“The reason I was denied entry is apparently I’m part of a criminal organisation, that’s the words they used. I said, ‘Can you tell me anywhere where that has been shown in court?’ because I know it hasn’t. They said, ‘Yeah, it has.’ ”
He offered to produce a copy of an Australian national police check showing he had no criminal convictions.
Millar – who was told detention rooms at Christchurch were being used for “storage” as they did not have cameras required by legislation – was subsequently taken to a police station and held overnight.
“I got taken in there and they forgot about me, I guess,” he said.
“They put me in a cell and I had no toilet paper, no phone call, no shower, a blanket and a thin little mattress on a concrete floor. They gave me a little pack of cereal for breakfast. I was told at 8 o’clock someone would come from immigration. They didn’t come.
“I didn’t get any lunch. And then they arrived at 3pm and took me to the airport.”
Millar’s passport was held on the plane by a flight attendant and returned to him on arrival in Australia.
A letter from a New Zealand immigration border operations manager, Toni Sheed, to Millar on Friday indicated his status as a bikie was instrumental in his refusal.
“During a routine search by a customs officer, and subsequent telephone call with an immigration officer, it was established that: you are a member of the Rebels motorcycle gang in Australia; you were in possession of gang paraphernalia; you intended to ride with the Christchurch chapter of the Rebels motorcycle gang,” Sheed said.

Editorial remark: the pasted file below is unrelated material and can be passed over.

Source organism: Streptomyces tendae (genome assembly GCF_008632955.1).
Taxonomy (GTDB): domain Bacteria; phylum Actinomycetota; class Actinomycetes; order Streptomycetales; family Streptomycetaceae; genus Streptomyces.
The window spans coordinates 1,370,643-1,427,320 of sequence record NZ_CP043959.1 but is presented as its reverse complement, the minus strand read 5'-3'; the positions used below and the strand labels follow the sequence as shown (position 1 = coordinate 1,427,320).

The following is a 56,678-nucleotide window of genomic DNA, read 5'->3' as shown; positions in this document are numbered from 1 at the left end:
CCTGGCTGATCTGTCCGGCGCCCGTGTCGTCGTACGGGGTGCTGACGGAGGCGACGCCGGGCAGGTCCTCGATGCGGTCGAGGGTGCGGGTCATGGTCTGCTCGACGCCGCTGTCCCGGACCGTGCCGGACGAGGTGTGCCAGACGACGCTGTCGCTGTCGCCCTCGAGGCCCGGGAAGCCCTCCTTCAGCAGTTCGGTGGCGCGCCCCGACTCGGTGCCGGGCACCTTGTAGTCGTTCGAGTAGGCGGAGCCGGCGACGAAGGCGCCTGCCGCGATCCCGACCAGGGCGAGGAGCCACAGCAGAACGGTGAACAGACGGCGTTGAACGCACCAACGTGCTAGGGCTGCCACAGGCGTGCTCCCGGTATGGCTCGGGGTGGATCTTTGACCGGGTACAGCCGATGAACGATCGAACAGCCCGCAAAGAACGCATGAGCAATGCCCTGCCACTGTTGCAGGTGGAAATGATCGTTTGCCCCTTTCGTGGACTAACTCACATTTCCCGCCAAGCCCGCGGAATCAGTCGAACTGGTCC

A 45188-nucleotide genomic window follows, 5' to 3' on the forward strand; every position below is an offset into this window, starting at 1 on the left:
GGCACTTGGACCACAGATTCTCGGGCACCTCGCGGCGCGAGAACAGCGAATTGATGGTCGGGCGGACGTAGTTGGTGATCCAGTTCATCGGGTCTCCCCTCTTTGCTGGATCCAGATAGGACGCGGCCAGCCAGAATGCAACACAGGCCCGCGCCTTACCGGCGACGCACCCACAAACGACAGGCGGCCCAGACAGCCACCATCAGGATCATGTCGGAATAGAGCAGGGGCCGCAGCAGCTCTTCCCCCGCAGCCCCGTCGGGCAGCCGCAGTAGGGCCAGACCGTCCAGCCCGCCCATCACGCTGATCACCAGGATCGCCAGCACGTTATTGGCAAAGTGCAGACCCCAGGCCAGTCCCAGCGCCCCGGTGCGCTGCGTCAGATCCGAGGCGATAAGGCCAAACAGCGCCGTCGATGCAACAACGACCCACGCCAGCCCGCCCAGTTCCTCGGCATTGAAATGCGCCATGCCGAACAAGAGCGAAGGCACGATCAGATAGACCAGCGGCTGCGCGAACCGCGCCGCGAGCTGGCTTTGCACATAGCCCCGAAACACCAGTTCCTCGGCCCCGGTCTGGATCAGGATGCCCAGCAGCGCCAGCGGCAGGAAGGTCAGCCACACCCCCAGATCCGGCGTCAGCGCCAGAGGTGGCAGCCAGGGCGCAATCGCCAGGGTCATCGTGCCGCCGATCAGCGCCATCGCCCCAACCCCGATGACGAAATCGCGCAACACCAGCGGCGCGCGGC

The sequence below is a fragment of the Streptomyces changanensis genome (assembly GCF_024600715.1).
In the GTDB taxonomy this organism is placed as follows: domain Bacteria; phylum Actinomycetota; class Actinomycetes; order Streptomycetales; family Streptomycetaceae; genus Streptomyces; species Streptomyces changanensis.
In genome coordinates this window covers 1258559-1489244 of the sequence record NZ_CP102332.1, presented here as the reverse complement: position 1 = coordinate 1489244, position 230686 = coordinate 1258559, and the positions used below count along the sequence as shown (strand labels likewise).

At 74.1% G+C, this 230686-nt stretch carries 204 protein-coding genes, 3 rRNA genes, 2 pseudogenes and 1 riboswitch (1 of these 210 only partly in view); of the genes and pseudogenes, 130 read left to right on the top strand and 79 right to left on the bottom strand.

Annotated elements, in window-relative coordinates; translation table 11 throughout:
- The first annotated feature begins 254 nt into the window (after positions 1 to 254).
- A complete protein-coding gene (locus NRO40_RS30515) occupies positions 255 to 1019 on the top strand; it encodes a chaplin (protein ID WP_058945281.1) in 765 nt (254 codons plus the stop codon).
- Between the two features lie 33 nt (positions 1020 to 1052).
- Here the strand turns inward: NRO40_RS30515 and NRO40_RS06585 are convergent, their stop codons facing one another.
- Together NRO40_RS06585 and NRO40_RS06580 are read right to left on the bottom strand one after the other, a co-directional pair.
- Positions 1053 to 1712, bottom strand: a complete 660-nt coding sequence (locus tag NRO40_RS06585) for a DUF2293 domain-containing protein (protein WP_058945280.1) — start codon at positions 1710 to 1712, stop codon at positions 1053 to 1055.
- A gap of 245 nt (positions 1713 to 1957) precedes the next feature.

“Based on this information, the border officer established that you are disqualified under section 16 of the Immigration Act 2009 and therefore must be refused entry.”
The New Zealand immigration department website states that all non-citizens who enter the country “must be of good character”. This rules out those with criminal convictions or who give false or misleading information unless they are granted a “character waiver”. Those under investigation by law enforcement anywhere must disclose this if known.
However, “unsubstantiated allegations and civil matters are not sufficient to demonstrate that a person is not of good character”, the website states.
Moves by the Australian government to use character grounds to refuse re-entry to bikies and their associates who are non-citizens when they travel overseas have been under way for several years.
The national president of the Rebels, Alex Vella, is stranded in his native Malta after being stripped of his Australian residency when he left for a holiday last year.
The high court in October refused to grant Vella an appeal of the decision.
Millar has been told he must now apply for a “special direction” waiver before he can be considered for a New Zealand visa.
Comment has been sought from the New Zealand immigration department.
EVAN HARDING AND BEN MACK
Last updated 21:13, December 18 2015
New Zealand will be in for a rude awakening unless Australian-based criminals deported back to this country start receiving meaningful support, a deportee says.
Andre Bishop, a convicted armed robber, has spoken out this month about feeling like a foreigner in his hometown of Invercargill after arriving in the city from Australia's Christmas Island Detention Centre on November 4.